Some Notes on the Ruling and the Dissents in the Texas Abortion case
A few observations on Whole Woman's Health, et al., Applicants v. Austin Reeve Jackson, Judge, et al.
To follow up on my previous post, here is some discussion of the ruling and the dissents in Whole Woman’s Health, et al., Applicants v. Austin Reeve Jackson, Judge, et al.
Given my discussion of the enforcement mechanism in SB8, I found the reasoning, such as it can be ascertained from the short, in the unsigned, 5-4 majority ruling to be of interest.
The five Justice majority (Alito, Coney-Barrett, Gorsuch, Kavanaugh, and Thomas) basically took the logic of SB8, that it was not being enforced by any state official, and used that as a reason not to block the law:
The State has represented that neither it nor its executive employees possess the authority to enforce the Texas law either directly or indirectly. Nor is it clear whether, under existing precedent, this Court can issue an injunction against state judges asked to decide a lawsuit under Texas’s law…Finally, the sole private-citizen respondent
before us has filed an affidavit stating that he has no present intention to enforce the law.
This is pretty stunning. This logic would stop the Court from providing a temporary stay of a law structured like SB8 regardless of what that law allowed contained relief can’t be sought until a private citizen undertook a lawsuit. So, in theory, any constitutional right could be banned in a given state by this legal construct, at least temporarily.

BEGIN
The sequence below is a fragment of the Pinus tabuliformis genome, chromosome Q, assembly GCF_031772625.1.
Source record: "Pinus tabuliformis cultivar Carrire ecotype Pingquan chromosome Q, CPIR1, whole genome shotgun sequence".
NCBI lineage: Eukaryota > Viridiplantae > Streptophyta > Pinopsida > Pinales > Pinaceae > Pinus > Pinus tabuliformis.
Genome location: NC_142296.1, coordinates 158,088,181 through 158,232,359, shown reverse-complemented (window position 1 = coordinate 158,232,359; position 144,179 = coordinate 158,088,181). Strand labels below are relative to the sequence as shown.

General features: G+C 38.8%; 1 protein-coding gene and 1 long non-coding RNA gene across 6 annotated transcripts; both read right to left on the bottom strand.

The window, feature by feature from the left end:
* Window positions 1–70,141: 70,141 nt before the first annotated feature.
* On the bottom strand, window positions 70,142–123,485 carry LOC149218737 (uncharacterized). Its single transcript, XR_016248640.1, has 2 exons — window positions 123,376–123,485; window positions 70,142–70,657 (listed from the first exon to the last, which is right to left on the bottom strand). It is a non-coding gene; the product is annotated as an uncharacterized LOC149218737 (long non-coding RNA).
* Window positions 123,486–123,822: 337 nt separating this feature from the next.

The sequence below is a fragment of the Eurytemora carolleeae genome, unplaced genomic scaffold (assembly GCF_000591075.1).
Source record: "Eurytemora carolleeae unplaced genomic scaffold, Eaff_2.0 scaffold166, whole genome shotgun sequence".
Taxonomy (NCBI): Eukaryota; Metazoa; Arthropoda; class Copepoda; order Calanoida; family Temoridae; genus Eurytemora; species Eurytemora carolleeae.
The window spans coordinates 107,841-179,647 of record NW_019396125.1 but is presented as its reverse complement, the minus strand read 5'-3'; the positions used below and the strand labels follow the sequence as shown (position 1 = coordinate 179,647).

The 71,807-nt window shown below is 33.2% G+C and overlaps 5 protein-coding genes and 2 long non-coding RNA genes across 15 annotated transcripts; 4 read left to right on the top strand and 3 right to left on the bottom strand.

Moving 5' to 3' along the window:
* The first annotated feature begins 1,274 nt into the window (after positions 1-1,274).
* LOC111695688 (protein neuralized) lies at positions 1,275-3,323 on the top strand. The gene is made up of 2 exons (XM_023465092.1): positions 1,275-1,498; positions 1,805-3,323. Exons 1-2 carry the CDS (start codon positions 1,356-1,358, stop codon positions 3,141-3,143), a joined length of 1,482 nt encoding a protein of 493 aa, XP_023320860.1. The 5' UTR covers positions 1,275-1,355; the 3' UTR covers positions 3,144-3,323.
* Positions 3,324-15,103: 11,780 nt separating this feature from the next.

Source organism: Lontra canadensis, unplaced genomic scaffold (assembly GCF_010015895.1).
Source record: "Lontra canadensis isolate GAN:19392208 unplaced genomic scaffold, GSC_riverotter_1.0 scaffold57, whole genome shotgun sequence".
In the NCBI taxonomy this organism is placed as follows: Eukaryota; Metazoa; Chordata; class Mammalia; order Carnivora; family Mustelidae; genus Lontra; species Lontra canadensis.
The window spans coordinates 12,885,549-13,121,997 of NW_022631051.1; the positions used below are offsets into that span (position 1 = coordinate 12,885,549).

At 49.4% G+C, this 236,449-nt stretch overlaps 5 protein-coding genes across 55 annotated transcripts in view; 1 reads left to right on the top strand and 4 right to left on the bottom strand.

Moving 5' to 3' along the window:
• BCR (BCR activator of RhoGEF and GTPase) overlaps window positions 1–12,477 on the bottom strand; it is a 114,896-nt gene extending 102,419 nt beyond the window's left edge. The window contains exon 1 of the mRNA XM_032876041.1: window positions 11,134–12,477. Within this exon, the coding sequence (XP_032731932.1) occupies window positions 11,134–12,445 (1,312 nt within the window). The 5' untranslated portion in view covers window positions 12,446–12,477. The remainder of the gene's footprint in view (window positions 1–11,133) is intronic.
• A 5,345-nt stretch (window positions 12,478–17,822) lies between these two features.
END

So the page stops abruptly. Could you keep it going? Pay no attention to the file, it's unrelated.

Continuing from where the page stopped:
In other words, since SB8 does not rely on state officials to enforce it, there is no way to stop it from going into effect because it cannot be known as to who will be seeking to file suit under the law. This strikes me a dodge, because quite clearly the legislature, a clear agent of state government, is seeking to use the law to achieve a public policy end and the five Justices in the majority know it. To pretend like they can’t do anything is disingenuous. Indeed, the reality is that they like the outcome vis-a-vis abortion, and so are ruling accordingly.
I would note, they are within their constitutional rights to do so, but this ruling rather substantially puts to rest the notion that serious intonations about stare decisis at confirmation hearings are not going to be taken seriously in the future. It is almost cheeky to see the cites to prior cases in the ruling, as it is hard to see this ruling as taking established jurisprudence into account. After all, if precedence can be ignored, why bother to play that game any longer?
Specifically, the ruling cites Ex parte Young, 209 U. S. 123, 163 (1908) as to why they can’t intervene. As explained by Law Professor Mary Ziegler at SCOTUSblog:
Under Ex parte Young, plaintiffs can seek injunctions against officials who are responsible for enforcing potentially unconstitutional laws, but Texas is doing its best to argue that there is no one to sue.
I find this interesting because the majority feels bound by that established jurisprudence while not feeling bound at all by the rulings in Roe and Casey. Say what you will about SB8, but it is clearly and directly aimed at subverting those established rulings and those rulings would only be overturned by the Court itself or via a constitutional amendment.